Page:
Synopsis: JENINE is madly in love with a strapping and pleasant young house painter named Jeb. Too timid to actually approach him or otherwise gain his attention, she reluctantly resorts to visiting an obeah woman deep in the woods. She hopes Bosso can help her by “tying” Jeb with a spell. Not the friendliest person and cynical about men, who she describes as “swine,” Bosso agrees to perform the tying ritual that should cause Jeb to fall madly in love with Jenine. “When we tie, we tie for life,” in her words. Jenine has no idea what is involved with the ritual until she agrees to proceed. But her desire for Jeb is stronger than her disgust for severed chicken heads and bloody pig hearts. By the next morning, she is confident the ritual has worked and walks by Jeb’s worksite, as she always does. She is greeted by him in the exact same manner he always has; with a warm smile and a “Good morning, Jen.”
Books. Dark beer. Red wine. Hot sun. Trees. Mountain climbing. Cool breeze. Full moons. Writing. Getting lost. Being found. Antiques. Nina Simone. Black coffee. Fresh mint. Vegetable gardens. String. Old movies. Good poetry. Bad poetry. Love. Photography. Art. Jazz. Reggae. History. Culture. Daydreaming. Nightdreaming. Short attention span. The Jolly Boys. Good food. Loud laughter. Cats. Dogs (sometimes). Crowded cafes. Indie. Hair. Bad jokes. Mistakes. Caribbean. Hippie. Hipster. 20s. Guitar. Filmmaking. Black. St. Kitts. Jamaica. Traffic. Sandalwood. Almond tea. Colours. Sand. Ray-Bans. Tattoos. Dub. Blank pages. This random list of words makes more sense at www.klieonjohn.com.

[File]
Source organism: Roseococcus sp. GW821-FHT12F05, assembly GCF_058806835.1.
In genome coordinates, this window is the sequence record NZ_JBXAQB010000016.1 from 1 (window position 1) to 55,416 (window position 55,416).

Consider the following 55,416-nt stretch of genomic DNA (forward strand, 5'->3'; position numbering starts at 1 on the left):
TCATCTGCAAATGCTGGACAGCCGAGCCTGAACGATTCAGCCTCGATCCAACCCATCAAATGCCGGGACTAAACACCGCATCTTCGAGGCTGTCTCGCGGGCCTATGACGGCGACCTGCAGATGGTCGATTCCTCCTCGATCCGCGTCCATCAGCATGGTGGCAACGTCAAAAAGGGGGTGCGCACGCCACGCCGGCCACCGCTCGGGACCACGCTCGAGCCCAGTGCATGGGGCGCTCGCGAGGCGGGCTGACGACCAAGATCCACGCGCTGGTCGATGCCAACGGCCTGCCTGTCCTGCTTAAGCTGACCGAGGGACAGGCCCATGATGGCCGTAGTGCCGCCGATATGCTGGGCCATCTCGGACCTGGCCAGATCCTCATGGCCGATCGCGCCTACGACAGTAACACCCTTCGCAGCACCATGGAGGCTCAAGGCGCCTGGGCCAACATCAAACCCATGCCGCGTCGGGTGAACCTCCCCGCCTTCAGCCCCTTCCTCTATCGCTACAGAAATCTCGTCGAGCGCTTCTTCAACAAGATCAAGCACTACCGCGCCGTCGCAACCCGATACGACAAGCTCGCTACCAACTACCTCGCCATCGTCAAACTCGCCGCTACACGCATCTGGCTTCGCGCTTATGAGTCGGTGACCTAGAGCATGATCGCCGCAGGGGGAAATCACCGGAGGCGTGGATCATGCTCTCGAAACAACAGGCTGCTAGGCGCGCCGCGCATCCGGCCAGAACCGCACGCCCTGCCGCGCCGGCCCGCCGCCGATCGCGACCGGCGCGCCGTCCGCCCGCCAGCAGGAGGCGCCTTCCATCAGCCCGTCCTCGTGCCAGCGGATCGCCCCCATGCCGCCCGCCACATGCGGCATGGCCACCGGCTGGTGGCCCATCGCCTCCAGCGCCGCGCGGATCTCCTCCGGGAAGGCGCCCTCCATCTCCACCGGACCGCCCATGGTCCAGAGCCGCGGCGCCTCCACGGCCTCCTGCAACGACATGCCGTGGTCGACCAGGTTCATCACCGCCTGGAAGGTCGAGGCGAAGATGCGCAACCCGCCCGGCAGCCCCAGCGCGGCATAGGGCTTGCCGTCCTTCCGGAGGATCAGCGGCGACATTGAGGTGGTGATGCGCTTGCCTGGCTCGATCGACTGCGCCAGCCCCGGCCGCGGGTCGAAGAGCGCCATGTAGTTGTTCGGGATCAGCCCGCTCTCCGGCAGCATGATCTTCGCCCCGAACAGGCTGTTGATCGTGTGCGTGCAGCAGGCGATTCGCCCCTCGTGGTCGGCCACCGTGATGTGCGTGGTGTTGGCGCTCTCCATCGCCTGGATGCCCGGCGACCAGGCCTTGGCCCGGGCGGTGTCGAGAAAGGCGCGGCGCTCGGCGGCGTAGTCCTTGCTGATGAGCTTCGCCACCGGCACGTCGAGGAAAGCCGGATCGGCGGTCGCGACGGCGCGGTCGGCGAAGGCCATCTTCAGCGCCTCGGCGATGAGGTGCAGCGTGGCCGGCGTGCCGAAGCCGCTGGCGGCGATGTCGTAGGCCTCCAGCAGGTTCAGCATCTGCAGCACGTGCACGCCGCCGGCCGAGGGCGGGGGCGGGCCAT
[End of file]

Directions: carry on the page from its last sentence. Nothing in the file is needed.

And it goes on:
WRITING COACH: Eljon Wardally
“LINGER” (working title)
by Karen Chapman
Logline: A young mixed-race couple in Guyana find away to overcome their challenges and find lasting love.
Synopsis: Elise and Ryan are tired of keeping their love a secret but tensions are high between their very segregated Afro and Indo Guyanese communities. As Elise’s move to Canada approaches, the couple is forced to take one last stand to be together. Ryan must decide if he will abandon his traditional family for true love and risk becoming an outcast and Elise must decide if she is willing to live with that burden.